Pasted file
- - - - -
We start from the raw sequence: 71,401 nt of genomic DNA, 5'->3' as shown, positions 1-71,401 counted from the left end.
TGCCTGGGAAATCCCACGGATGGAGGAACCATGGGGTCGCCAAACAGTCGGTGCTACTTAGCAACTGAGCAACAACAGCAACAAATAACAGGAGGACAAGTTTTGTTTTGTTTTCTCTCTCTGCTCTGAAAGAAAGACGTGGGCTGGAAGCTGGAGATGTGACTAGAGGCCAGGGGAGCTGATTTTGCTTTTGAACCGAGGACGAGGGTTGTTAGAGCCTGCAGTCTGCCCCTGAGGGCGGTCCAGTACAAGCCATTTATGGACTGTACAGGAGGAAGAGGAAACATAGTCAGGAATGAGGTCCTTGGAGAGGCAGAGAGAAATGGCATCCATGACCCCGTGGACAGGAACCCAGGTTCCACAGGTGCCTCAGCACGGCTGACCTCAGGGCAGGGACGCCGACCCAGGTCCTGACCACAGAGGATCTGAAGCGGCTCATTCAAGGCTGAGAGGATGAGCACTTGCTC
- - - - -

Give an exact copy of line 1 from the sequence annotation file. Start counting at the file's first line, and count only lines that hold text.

We start from the raw sequence: 71,401 nt of genomic DNA, 5'->3' as shown, positions 1-71,401 counted from the left end.